10 November 2012

Nigeria: Cassava-Based Products Are Healthy Choice - UTC Chief, Olaniyan


Mrs Foluso Olaniyan is the Managing Director of UTC Nigeria Plc. In this interview with KINGSLEY ALU, the UTC Chief Baker speaks on the company's confectionery industry flagship cassava product, which has been repackaged and rebranded for the ECOWAS market. She also sheds more light on how much the company has received from the federal government's Cassava Bread Fund, among other

When did you start producing cassava bread?

It was last year.We concluded our production and equipment strategy and plan at the end of the third quarter of 2011. At that time, we were just doing our thing; we were unaware of the cassava bread issue. We were only informed about it on December 23, 2011 at a meeting called at the instance of the minister of agriculture, where four corporate bakers were brought in to start the inclusion of cassava flour in bread this year.

We went to work immediately after the Christmas holiday, despite the 10-day nationwide strike. And within eight weeks we did 92 trials and we were able to achieve a sustainable cassava bread recipe with 20 per cent HQCF inclusion. This was done at that time with zero support from any external body. Based on our own promptings and breakthroughs, other corporate bakers followed suit.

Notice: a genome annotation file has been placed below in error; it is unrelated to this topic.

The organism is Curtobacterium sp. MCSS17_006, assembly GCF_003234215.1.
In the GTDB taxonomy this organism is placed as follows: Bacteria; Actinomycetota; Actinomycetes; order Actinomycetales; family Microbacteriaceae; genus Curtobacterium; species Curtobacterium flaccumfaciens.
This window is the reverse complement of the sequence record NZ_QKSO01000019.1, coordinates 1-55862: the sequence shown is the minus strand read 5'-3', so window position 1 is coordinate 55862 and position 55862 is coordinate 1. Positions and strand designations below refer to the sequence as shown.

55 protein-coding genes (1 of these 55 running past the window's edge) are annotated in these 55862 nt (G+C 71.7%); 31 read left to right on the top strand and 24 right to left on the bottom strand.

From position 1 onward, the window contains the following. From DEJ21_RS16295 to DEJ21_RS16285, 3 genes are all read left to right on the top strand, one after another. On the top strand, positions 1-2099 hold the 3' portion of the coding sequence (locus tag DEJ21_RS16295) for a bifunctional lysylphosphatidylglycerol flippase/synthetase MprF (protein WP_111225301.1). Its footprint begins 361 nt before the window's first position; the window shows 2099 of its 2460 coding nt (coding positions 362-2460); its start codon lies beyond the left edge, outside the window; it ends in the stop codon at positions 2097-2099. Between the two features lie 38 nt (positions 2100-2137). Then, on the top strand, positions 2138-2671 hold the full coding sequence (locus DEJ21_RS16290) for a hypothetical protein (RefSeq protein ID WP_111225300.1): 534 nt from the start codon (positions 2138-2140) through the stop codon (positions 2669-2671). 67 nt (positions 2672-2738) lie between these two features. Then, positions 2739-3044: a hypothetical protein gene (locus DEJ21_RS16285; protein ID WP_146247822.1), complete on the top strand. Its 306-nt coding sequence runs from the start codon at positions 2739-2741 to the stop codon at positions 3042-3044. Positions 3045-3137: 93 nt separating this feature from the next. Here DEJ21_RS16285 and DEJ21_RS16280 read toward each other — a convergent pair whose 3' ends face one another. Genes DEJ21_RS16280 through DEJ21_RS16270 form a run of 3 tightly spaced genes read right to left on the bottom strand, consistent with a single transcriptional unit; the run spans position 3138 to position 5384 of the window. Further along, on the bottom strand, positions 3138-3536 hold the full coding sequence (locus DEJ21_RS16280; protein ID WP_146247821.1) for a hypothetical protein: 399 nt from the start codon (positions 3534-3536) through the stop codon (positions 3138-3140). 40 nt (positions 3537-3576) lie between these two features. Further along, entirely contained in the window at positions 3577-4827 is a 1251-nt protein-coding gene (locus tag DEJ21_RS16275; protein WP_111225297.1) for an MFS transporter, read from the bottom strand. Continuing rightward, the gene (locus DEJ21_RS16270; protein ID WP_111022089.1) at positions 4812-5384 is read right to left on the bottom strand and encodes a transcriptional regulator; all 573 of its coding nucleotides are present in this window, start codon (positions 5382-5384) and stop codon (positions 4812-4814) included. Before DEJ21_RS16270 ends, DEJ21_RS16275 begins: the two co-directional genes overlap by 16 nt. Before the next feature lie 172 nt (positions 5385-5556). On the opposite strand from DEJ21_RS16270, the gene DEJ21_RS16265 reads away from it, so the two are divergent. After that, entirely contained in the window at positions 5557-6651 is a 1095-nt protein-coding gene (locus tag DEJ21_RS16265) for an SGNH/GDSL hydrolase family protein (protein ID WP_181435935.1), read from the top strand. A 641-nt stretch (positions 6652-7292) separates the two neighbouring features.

In addition to bread, we included our mass market range of snacks, namely UTC Chopsy Beef Roll and UTC Marble Cakes. These are long-life products with close to two weeks shelf life. We are the largest consumer of the HQCF in the baking industry because we use it for a range of 12 products. However, we have our no-cassava range for those averse to the taste of cassava.

We respect human rights, hence we give our consumers the options of choice. Our cassava range is clearly marked with the cassava logo, while the no-cassava range has no cassava logo.

This is definitely a virgin area for your company. What strategies did you adopt to keep your relevance in the competitive confectionary industry?

In the private sector, companies make budgets which include equipment and production strategy and plans are always concluded at the end of the third quarter of the year preceding implementation.